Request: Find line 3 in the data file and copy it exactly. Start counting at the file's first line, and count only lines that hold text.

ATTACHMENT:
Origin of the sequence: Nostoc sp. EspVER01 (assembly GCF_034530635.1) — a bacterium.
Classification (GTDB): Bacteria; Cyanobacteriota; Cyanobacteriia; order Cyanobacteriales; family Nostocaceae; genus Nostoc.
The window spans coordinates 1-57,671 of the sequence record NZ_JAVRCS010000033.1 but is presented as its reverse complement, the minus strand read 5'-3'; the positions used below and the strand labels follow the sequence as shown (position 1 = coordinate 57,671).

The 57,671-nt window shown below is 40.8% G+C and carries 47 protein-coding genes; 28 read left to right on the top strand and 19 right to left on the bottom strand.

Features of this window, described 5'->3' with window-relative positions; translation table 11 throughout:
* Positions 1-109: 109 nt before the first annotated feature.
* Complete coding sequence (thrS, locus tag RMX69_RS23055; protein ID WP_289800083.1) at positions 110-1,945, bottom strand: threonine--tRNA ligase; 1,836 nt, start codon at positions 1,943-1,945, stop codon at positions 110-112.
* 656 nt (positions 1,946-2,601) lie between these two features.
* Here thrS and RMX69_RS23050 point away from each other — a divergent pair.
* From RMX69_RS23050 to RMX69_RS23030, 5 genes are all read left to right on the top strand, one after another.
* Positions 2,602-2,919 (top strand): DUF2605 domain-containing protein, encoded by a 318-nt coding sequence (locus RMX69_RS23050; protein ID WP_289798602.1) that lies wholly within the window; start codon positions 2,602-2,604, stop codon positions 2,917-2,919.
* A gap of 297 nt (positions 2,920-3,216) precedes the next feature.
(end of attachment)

The window spans coordinates 1-57,671 of the sequence record NZ_JAVRCS010000033.1 but is presented as its reverse complement, the minus strand read 5'-3'; the positions used below and the strand labels follow the sequence as shown (position 1 = coordinate 57,671).